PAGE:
|Al-Ahram Weekly Online
2 - 8 May 2002
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Ramallah for JeninIsrael's decision to withdraw from Ramallah may mean a defeat for justice in Jenin. Graham Usher reports from Jerusalem and Jenin
From the moment Israeli soldiers stormed Yasser Arafat's presidential compound in Ramallah on 29 March, Ariel Sharon laid down one essential condition for their withdrawal: the transfer into Israeli custody of five Palestinians suspected of assassinating Israeli cabinet minister Rahavam Zeevi in October, and a sixth, Palestinian Authority official Fuad Shubaki, accused of purchasing a shipment of Iranian arms in January.
A young girl raises the Palestinian flag above the rubble that three weeks ago was her home in Jenin. Israel continues to stonewall all attempts by the UN fact-finding committee to report on the actions of the Israeli army, seeking to buy time to cover up evidence of the crimes committed
"I am ready to go to elections on this issue," vowed the Israeli Prime Minister.
Last Sunday Sharon made an impassioned plea to his cabinet to accept a proposal from US President Bush to end the month-long siege of Arafat's headquarters. Contrary to Sharon's absolute stipulation, this involves the six remaining under PA custody but "monitored" by American and British "wardens," actually intelligence agents, and probably in Jericho.
After a six-hour debate the cabinet accepted the compromise by a 17-8 majority. Those who opposed were ministers from Sharon's bedrock constituencies of Likud, the National Religious Party and the Russian Immigrants party, Yisrael Baaliyya.
What made Sharon turn? In the wake of the decision, Bush extended yet another invitation to the Israeli leader to visit the White House and promises of "strategic cooperation" with Israel on US policy in the region, including any new move against Iraq. America also issued the mildest of rebukes against Israel's latest reconquest of a Palestinian city, the invasion of Hebron on 29 April.
But these were the small fry. The main carrot, said the Israeli media, quoting government sources, was American "understanding" of Israel's objections to the UN fact-finding mission to Jenin refugee camp authorised by UN Security Council resolution 1403 on 19 April.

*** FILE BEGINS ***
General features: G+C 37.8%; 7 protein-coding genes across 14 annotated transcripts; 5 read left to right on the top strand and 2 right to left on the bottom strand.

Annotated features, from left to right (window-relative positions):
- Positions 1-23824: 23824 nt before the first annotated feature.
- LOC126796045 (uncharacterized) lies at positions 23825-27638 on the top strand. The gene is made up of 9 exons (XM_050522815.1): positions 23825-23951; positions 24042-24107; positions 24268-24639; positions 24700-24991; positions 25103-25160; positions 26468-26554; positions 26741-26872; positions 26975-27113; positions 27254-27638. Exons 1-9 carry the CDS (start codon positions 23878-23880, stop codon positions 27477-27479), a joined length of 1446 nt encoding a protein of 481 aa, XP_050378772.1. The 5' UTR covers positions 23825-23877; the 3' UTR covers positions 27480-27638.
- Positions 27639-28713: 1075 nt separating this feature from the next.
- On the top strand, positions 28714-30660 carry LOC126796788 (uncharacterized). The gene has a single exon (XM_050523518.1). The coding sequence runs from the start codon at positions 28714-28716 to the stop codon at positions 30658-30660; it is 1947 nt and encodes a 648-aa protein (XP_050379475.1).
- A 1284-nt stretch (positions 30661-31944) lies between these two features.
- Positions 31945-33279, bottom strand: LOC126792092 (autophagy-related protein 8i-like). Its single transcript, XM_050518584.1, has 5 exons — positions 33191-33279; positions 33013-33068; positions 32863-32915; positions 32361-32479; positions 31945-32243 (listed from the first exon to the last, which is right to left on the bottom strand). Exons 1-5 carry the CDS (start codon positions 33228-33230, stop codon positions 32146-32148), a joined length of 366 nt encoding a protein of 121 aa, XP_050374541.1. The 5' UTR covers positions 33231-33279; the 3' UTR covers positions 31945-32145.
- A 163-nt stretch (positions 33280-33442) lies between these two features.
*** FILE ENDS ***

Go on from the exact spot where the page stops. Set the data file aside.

Having initially accepted the resolution, the Israeli government on Tuesday refused for the fourth time any cooperation with the mission until certain "terms" had been "clarified."
The first is that the government screen any soldier interviewed by the UN and that his testimony be immune from any "third-party prosecutions." The second is that the mission restrict itself to uncovering the "facts" of what happened at Jenin without "observing" who, legally, may be held accountable for them.
A senior UN official in the occupied territories explains the difference between the two investigations: "A fact- finding mission per se simply reports events that occurred between specific dates. A mission with the power to make 'observations' can interpret whether these events were in breach of international humanitarian law."
The quiet consensus emerging from the dozens of human rights lawyers and military experts who have visited Jenin camp over the last two weeks is that there appears little substance to the Palestinian claim that a massacre occurred. But there is growing evidence that the army's actions violated humanitarian law. For example: there was the mass detention of men and boys from the camp who, according to consistent testimony, were stripped, manacled, sometimes hooded, occasionally beaten and then dumped in villages neighboring Jenin.
There was the wanton destruction of Palestinian civilian property within the camp which, in the view of one military expert, was "unwarranted." Finally, there is undeniable evidence that the army denied humanitarian and medical access to the dead and wounded in the camp for eight days while the fighting raged and four after it subsided.
All of these are breaches of humanitarian law under the 4th Geneva Convention. Some are "grave" and could be construed as war crimes, say international human rights lawyers.
It is to block the mission going down that road that Sharon was perhaps convinced to trade a temporary retreat from Ramallah for the rule of illegality in Jenin.
If he succeeds, if the UN mission disbands in the face of Israel's stonewalling -- the struggle for a more violent reckoning will pass to those who currently sit in tents on the rubble of Jenin camp, under billowing flags of Hamas and Islamic Jihad and beside daubed wall slogans that vow "never to forgive or forget." But the responsibility will lie with a world that, as so often with Israel, is easily persuaded to do both.
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